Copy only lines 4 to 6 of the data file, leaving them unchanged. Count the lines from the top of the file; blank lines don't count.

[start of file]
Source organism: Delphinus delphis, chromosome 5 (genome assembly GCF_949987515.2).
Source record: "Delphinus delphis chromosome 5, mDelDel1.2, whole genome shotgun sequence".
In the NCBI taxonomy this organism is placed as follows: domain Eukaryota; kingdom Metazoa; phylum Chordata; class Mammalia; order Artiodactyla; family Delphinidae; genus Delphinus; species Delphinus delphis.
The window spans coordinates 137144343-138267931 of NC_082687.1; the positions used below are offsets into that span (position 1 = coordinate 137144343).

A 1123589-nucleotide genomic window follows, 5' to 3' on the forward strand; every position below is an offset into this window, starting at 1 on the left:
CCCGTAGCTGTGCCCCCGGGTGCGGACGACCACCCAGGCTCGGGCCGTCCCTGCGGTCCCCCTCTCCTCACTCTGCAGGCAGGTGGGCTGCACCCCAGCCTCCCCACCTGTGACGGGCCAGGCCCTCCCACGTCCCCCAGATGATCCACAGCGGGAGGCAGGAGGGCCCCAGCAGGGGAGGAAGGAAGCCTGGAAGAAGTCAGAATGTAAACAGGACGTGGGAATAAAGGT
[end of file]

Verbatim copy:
The window spans coordinates 137144343-138267931 of NC_082687.1; the positions used below are offsets into that span (position 1 = coordinate 137144343).

A 1123589-nucleotide genomic window follows, 5' to 3' on the forward strand; every position below is an offset into this window, starting at 1 on the left:
CCCGTAGCTGTGCCCCCGGGTGCGGACGACCACCCAGGCTCGGGCCGTCCCTGCGGTCCCCCTCTCCTCACTCTGCAGGCAGGTGGGCTGCACCCCAGCCTCCCCACCTGTGACGGGCCAGGCCCTCCCACGTCCCCCAGATGATCCACAGCGGGAGGCAGGAGGGCCCCAGCAGGGGAGGAAGGAAGCCTGGAAGAAGTCAGAATGTAAACAGGACGTGGGAATAAAGGT